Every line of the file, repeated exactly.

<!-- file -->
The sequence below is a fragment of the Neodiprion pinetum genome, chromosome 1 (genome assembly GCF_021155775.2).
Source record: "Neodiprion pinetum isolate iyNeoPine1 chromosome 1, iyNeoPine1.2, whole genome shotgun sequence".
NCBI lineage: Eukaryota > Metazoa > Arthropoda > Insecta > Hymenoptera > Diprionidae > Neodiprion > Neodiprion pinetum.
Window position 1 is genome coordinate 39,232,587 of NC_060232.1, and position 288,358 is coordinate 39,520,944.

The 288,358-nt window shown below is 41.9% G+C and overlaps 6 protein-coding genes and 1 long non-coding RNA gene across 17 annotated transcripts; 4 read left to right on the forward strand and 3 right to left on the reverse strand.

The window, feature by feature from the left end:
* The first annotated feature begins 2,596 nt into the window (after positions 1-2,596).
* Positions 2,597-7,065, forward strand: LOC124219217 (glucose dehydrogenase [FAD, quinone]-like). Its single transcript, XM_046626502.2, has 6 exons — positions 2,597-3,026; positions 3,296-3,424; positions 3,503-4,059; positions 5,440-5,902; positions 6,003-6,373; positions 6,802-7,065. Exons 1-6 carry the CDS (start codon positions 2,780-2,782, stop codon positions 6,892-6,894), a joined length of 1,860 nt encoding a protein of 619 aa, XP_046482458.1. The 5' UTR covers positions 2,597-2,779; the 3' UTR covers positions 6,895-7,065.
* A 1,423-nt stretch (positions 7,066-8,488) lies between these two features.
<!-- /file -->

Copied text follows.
The sequence below is a fragment of the Neodiprion pinetum genome, chromosome 1 (genome assembly GCF_021155775.2).
Source record: "Neodiprion pinetum isolate iyNeoPine1 chromosome 1, iyNeoPine1.2, whole genome shotgun sequence".
NCBI lineage: Eukaryota > Metazoa > Arthropoda > Insecta > Hymenoptera > Diprionidae > Neodiprion > Neodiprion pinetum.
Window position 1 is genome coordinate 39,232,587 of NC_060232.1, and position 288,358 is coordinate 39,520,944.

The 288,358-nt window shown below is 41.9% G+C and overlaps 6 protein-coding genes and 1 long non-coding RNA gene across 17 annotated transcripts; 4 read left to right on the forward strand and 3 right to left on the reverse strand.

The window, feature by feature from the left end:
* The first annotated feature begins 2,596 nt into the window (after positions 1-2,596).
* Positions 2,597-7,065, forward strand: LOC124219217 (glucose dehydrogenase [FAD, quinone]-like). Its single transcript, XM_046626502.2, has 6 exons — positions 2,597-3,026; positions 3,296-3,424; positions 3,503-4,059; positions 5,440-5,902; positions 6,003-6,373; positions 6,802-7,065. Exons 1-6 carry the CDS (start codon positions 2,780-2,782, stop codon positions 6,892-6,894), a joined length of 1,860 nt encoding a protein of 619 aa, XP_046482458.1. The 5' UTR covers positions 2,597-2,779; the 3' UTR covers positions 6,895-7,065.
* A 1,423-nt stretch (positions 7,066-8,488) lies between these two features.